Crying in frustration, not even 60 miles from a place I didn’t know whether to call “home” anymore and 1,600 miles from my destination, I returned to the driver’s seat, the only free spot in the car to sit, folded my arms and prayed.
Within a few moments, I was surprised and pleased when I saw a Arizona Highway Patrol Woman’s lights on as she pulled in behind me. She got out of her car, then I got out of the Volvo, went over to the side where the tire was flat and started explaining the situation.
Without missing a beat, she pulled out a large floor jack from the back of her vehicle and together we changed out the bad tire for the spare. I was horrified when I saw the inside of the tire: It was completely shredded. I had picked up something jagged and it tore up the tire once we hit freeway speeds.
The Patrol Woman offered to give me an escort back to the Winslow Walmart which was the closest tire shop, since we both agreed the spare was not in shape to tolerate highway speeds. I was happy to have her lights behind me, doing about 50 mph, as I limped the Volvo back to Winslow.
Athena and I walked in the morning sunshine as a tech at Walmart replaced the tire, but the July Arizona sun quickly warmed up to the point of being uncomfortable and we sought cooler temperatures in the tire shop waiting room inside the store. The television caught my attention: having lived off-grid for the past nine months, the bright colors and shapes and loud noises from an animated children’s show were almost shocking. I, or at least some of my younger alters, were enjoying it though and were quite in shock when I glanced down to Athena and saw a spot of blood on the floor.
Really? You go into heat the DAY we try to leave Arizona?! My failure to have my service dog fixed tended to be a topic of discussion far too often for my preferences when it was all based in my own PTSD about the medical profession. She was also a second-generation service animal and I toyed with the idea of breeding her once before that surgery. I just hadn’t had the opportunity or the stability to follow through with that yet. Blood, yuck. I wiped it off with my shoe, hoping the few people coming in and out of the waiting room didn’t see.
Once the tire was on, we headed out again. Passing our night’s pitstop, I almost felt okay, but there was an odd apprehension still present in my stomach.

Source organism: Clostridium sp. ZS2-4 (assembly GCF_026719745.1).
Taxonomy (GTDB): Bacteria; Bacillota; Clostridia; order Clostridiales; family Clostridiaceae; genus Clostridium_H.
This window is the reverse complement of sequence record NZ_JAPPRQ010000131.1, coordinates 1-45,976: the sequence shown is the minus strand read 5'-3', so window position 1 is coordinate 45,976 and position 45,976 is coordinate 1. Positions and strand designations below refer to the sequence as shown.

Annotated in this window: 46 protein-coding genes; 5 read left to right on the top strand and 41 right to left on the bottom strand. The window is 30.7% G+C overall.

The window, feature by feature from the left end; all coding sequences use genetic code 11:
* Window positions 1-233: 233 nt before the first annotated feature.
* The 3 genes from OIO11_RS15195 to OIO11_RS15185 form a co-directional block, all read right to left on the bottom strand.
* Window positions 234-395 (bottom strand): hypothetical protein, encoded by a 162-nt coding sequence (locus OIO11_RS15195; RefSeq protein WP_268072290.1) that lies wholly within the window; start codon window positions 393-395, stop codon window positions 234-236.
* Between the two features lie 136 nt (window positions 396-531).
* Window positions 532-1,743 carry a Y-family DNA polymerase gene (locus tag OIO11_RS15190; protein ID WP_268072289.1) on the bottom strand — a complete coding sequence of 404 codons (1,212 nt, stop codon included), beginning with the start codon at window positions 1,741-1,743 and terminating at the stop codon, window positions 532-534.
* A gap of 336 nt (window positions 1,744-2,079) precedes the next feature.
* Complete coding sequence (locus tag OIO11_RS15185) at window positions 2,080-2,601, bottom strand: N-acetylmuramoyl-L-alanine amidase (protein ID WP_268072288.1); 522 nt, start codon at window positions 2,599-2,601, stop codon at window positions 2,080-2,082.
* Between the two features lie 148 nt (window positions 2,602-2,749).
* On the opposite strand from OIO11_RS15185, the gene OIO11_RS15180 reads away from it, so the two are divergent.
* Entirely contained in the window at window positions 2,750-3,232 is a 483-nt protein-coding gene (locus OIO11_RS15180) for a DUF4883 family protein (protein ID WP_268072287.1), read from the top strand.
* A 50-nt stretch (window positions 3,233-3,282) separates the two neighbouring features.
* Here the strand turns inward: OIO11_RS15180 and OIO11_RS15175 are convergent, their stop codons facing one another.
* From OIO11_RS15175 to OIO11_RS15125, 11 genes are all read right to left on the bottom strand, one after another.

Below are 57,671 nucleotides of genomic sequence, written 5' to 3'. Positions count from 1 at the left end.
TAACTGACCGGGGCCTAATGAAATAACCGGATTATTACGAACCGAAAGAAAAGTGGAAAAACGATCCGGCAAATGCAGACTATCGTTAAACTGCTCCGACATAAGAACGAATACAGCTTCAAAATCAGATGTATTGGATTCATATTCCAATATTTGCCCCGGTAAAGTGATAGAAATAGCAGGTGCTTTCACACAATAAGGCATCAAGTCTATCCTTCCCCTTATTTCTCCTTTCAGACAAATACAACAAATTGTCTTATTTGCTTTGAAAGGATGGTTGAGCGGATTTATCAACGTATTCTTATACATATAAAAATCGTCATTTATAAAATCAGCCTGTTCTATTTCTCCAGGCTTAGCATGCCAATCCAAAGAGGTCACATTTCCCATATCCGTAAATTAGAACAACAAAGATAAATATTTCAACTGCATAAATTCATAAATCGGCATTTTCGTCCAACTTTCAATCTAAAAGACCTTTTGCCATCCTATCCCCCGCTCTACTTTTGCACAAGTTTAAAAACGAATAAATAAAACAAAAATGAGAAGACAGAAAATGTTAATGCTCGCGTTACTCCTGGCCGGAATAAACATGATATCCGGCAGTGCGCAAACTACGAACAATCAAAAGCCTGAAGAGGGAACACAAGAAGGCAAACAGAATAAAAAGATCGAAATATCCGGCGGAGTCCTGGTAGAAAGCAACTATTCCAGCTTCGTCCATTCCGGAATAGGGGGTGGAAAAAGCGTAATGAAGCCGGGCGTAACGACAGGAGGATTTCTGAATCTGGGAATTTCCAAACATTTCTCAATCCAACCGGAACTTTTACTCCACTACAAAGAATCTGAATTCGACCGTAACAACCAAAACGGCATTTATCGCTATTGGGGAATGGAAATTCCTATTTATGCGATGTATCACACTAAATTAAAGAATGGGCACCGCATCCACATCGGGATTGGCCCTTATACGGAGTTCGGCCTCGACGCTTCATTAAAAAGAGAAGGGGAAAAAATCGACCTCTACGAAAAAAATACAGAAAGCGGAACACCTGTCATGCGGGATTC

Busy traffic has bothered me more and more the farther away from it I have lived. I LOVE backroads. I detest busy freeways. The intersection of Interstate 10 and Interstate 40 in Flagstaff has to be one of my least favorite places to drive. A complete and sudden stop of the car as it lost electricity and power at exactly that location was the last thing I thought I could handle. As my hands shook and tears ran down my face, I called 911. “My car stopped. It just lost power and stopped! I’m at the intersection of Interstate 40 and Interstate 10.” My voice broke as I relayed the information to the operator. They would have an officer to my location asap.
The officer came, then Athena and I waited over an hour in the hot sun by the side of the busy freeway with the officer in his air-conditioned vehicle, we stood as far from the cars speeding by, for a tow truck.
When we arrived at the repair shop where the tow truck was based from, Athena growled. Not sure what she was attempting to communicate with me (she tends to growl when I need to put myself into a chair before my legs become unusable), and under an enormous amount of anxiety, I first responded to the person behind the unkempt counter who was explaining they didn’t work on foreign vehicles, only american-made. He was not impressed at my “service dog” growling and told me in a very gruff manner that the two of us could wait outside.
I cried and got caught up in my struggles with my own brain. Round and round. But I KNEW I had to be in Washington!! Suddenly, after saying yet another prayer, I heard the Holy Spirit, “don’t you think He knows you made that promise?” “Don’t you trust Him to get you where He wants you to be?”
Humbled, I called my Bishop again, seeking reassurance. He offered to speak to the men who operated the shop. They finally agreed to look at the car, being very emphatic that it was “$65 just to look at it and [they weren’t] promising anything.”
A half hour later, the men that had yelled and cussed at Athena and me all day long, informed me that my problem had been a fuse. They had also found a gas leak that was fixed with just a tightened part. I felt absolutely relieved. That awful feeling was finally gone.
As we headed out from the shop, I had the impression not to get back on interstate 40 but to take another route through Utah and Idaho: That route proved to be a little faster.
On Monday afternoon right about 3 pm I drove the Volvo into my granddaughter’s driveway. My mother was just pulling out, having come to celebrate her great-granddaughter’s birthday. She was shocked to see me. My mother and I haven’t had the easiest relationship for my first 50 years of life. The last time I had messaged her was in frustration from the Flagstaff mechanics. I hadn’t thought to let her know the situation had been resolved.